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He has confessed to perpetrating all the killings in the case, with the girls mostly just stabbing the victims after they were already dead, for what difference that makes. And Bugliosi, 79, after a lengthy career both as an attorney and a bestselling author, is now mostly resting at his California home, battling cancer and giving the occasional interview."There are thousands of evil, polished con men out there, and we've had more brutal murders than the Manson murders, so why are we still talking about Charles Manson? "He had a quality about him that one thousandth of one percent of people have. ' Vibes,' the kids called it in the Sixties. He rarely participates, however, and it's been around 20 years since he last granted a wide-ranging press interview.

I first talked to Star in September 2012, and spoke to Manson on the phone two months later, after which he became increasingly squirrelly about seeing me, some days half-agreeing, some days saying no, some days berating me for being a media stooge. "I only meet people like you when I'm going to rob you. I don't talk to flunkies." When I went to visit Star this past September, Charlie once again made it clear he wouldn't see me. Williams wrote, "We, as a collective culture, looked into Manson's eyes and saw in those dark caves what we most feared within ourselves, the paranoia of what might happen if you go too far.

It was a loopy, harebrained scenario and one that Bugliosi's fellow law-enforcement types wished he would ditch in favor of something more down-to-earth, like robbery or a drug deal gone sour.

The first thing you notice about Manson is the X (later changed to a swastika) he carved into his forehead during his trial, to protest his treatment at the hands of the law, an act that was soon copied by his co-defendants – and, all these years later, by the girl sitting across from him, Star, who recently cut an X into her forehead, too. Despite his age, there's none of that gross old-man stuff about him, no ear hair, no nose hair, no gunk collecting in the corners of his mouth, and his prison-approved blue shirt has not a wrinkle or a food stain on it. The third is how softly he speaks, so different from how he was in TV interviews during the Eighties and Nineties, when, for instance, he angled in on Diane Sawyer in her black turtleneck and pretty earrings, roaring, "I'm a gangster, woman. He bends down, looks inside, moves things and heaves up a great sigh of disappointment."Well," he says.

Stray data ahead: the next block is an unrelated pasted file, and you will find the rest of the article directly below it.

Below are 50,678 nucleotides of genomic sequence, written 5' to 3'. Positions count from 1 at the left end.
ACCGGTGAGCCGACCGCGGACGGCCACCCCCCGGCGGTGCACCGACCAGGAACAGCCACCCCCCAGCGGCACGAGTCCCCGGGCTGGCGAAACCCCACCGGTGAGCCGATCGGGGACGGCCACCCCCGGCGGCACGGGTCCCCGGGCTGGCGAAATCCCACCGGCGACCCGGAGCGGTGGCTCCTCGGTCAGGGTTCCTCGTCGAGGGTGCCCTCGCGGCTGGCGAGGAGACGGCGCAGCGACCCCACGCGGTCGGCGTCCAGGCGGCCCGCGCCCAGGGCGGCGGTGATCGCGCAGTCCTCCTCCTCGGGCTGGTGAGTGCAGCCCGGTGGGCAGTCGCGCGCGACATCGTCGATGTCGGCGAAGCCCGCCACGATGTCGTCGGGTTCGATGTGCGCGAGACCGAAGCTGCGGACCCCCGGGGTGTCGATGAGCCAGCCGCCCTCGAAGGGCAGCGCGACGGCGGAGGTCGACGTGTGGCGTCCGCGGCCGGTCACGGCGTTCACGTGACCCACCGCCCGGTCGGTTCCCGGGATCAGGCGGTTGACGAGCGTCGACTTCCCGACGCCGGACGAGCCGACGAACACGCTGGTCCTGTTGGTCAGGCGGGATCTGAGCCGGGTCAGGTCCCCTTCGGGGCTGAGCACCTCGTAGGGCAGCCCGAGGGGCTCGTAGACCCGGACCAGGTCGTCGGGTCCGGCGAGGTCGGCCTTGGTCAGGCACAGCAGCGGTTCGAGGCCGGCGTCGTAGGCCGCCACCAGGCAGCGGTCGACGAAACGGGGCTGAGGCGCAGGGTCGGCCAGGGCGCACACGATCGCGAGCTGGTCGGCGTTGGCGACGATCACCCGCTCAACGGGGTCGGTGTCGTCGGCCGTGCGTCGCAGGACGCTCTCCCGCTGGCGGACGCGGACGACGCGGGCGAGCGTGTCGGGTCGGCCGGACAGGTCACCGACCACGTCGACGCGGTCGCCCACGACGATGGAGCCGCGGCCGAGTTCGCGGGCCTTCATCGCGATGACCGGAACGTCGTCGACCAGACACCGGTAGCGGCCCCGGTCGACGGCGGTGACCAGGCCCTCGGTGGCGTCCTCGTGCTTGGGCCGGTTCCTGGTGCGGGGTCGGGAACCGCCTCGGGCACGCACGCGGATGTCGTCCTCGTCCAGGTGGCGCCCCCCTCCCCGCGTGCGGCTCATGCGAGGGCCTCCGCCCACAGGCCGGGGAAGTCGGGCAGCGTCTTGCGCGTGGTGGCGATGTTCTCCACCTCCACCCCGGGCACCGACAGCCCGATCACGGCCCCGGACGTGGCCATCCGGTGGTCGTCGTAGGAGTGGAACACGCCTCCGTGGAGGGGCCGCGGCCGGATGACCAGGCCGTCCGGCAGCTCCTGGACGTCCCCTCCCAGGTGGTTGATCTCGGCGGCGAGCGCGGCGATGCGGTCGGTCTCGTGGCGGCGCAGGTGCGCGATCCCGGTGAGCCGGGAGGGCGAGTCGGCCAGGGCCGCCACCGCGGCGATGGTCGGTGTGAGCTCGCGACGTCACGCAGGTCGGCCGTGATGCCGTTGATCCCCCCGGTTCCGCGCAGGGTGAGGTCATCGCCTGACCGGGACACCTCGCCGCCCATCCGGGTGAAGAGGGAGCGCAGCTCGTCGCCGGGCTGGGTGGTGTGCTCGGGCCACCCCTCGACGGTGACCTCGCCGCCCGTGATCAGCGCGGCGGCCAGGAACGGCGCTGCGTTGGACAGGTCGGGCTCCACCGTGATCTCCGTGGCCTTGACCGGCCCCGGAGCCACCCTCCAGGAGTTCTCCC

"The popcorn's all gone.""I think we ate it all last time," Star says.

He's spent the past 44 years in prison and nearly 60 years incarcerated altogether, meaning he has spent less than two decades of his life as a free man. For her part, Star has been living in Corcoran for the past seven years, since she was 19.

It wasn't Charlie's murderous reputation that drew her here but his pro-Earth environmental stance, known as ATWA, standing for air, trees, water and animals.

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